Tag Archives: Stephen King

Growing People, Plants & Novels

A grainy picture of flowersDear Blogosphere,

It’s been far too long. I won’t regale you with tails of woe and excuses as to why I haven’t written for the better part of a year. Let’s just put it down to the following, logical, equation:

Family + IVF + Pregnancy + Work + Uni + NaNoWriMo + Maintaining Sanity = Something’s Gotta Give.

You, my dear bloggy space, were de-prioritised.

But, let’s not dwell. Let’s move into a new season – one that will hopefully include more blog posts, but will DEFINITELY include: NaNoWriMo, a feat I am loving; Stephen King novels; Christmas; births and birthdays! Lots of wonderful happenings to enjoy!

Whilst I’ve been growing a person, eating my weight in dry biscuits and writing essays, I have managed to read a few books. I finally finished Haruki Murakami’s 1Q84 – an interesting story, though if it weren’t for the sheer size of the thing, I’m not sure I would have hung in there. That doesn’t sound right, I know, but once you’ve committed so many hours of your life, there doesn’t seem to be an Exit Stage Left anymore. The only way out is through. In this case, it was worth it for the simple fact that the world Murakami paints is interesting and I enjoy his quirky writing, though the story wouldn’t make my top 10 and I’m pretty sure I’m disappointed in the ending (though I’m still percolating on that). I’d be interested to hear what anyone thinks of 1Q84?

I’ve also passed the time with some great authors who weave a good yarn. Tom Clancy (rest in peace), Patricia Cornwell and John Le Carre to name a few. I’ve been looking forward to getting into SK’s Joyland and Dr. Sleep, but have been savouring those until I can really sit down and enjoy them. Watch this Space.

You may recall a post in which I talk about my life-long desire to write. Well, I’ve taken the plunge and delved head first into NaNoWriMo – National Novel Writing Month. I’ve never participated before, but am really excited to be giving it a bash. For some reason, I have this crazy notion that being forced to sit down and write 50,000 words in one month will somehow forge an innate connection to Stephen King. Haha, stalker much? “Cray cray” as the hipsters say? I’m heading down that track, I know, but it’s true! I have loved his books for so long and they have been such a huge part of my reading life, to be writing one of my own does feel like something of a tribute.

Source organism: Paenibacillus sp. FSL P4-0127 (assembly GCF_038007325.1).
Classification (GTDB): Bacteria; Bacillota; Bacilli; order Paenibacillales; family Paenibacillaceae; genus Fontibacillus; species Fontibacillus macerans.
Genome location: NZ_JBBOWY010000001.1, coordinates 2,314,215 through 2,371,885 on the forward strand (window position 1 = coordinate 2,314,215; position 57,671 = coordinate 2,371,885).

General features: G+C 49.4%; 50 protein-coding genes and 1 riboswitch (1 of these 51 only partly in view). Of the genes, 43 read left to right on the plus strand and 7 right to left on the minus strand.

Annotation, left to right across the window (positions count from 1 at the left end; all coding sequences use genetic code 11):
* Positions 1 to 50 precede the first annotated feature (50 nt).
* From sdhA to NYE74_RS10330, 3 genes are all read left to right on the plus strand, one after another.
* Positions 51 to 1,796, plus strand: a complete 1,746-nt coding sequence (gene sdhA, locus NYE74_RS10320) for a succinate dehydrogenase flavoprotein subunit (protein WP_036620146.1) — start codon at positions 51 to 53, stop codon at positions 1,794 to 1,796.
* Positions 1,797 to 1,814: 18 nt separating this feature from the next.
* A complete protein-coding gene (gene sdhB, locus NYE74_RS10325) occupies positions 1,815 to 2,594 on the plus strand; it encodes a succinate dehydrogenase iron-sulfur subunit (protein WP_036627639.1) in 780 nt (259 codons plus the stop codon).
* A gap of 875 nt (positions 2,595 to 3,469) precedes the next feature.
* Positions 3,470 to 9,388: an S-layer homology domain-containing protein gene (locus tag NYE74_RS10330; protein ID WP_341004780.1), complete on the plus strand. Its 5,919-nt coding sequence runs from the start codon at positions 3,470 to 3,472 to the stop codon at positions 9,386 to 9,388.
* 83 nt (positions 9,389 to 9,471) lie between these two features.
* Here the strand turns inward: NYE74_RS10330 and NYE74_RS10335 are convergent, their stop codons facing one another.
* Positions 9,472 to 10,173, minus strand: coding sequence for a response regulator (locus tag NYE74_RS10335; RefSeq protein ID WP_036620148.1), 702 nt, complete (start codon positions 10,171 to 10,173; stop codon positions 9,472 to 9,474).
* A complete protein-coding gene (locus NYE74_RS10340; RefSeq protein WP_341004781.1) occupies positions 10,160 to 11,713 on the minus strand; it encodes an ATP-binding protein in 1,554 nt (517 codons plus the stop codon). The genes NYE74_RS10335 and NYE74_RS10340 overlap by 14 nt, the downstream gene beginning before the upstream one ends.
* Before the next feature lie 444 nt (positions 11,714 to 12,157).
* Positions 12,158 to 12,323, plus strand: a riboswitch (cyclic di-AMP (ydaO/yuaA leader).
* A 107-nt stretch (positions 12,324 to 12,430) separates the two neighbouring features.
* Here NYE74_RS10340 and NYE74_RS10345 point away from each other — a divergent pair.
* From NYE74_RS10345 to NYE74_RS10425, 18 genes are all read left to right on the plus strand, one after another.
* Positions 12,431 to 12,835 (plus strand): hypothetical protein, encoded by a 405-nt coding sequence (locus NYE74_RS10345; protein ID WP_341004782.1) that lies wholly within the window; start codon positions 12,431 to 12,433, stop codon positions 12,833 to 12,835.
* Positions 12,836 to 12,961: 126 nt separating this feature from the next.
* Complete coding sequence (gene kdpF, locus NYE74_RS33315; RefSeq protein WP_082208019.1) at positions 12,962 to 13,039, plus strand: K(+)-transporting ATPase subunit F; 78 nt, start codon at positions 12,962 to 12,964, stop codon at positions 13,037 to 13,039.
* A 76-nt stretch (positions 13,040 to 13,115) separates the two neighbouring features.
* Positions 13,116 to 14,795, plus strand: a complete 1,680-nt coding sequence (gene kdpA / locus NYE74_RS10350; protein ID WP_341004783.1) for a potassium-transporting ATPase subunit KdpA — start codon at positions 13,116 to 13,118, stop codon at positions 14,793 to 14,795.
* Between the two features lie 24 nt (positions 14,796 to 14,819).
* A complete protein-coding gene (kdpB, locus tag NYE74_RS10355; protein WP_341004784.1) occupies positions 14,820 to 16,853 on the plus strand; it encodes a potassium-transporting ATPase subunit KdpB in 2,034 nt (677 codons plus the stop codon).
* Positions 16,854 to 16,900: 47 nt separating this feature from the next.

Finally, my world has consisted of some fairly intensive gardening. I once started a blog called “Sheco Blog” FYI it no longer exists, but was meant to document my escapades of seeking a more sustainable lifestyle. Well, Shecoblog or not, H and I have been foraging our way through this new terrain, slowly trying to figure out what it means to live a more environmentally friendly lifestyle – and how to do it. It’s slow going, but lots of fun. I’d like to keep you posted on that stuff, it’s a big part of our lives.

Well, thanks dear readers. It’s so great to have the head space to blog again. I hope I can keep it up!

Shan

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Quote: Stephen King wants your attention

I’m a confrontational writer. I want to be in your face. I want to get into your space. I want to get within kissing distance, hugging distance, choking distance, punching distance. Call it whatever you want. But I want your attention.
– Stephen King

washingtonpost.com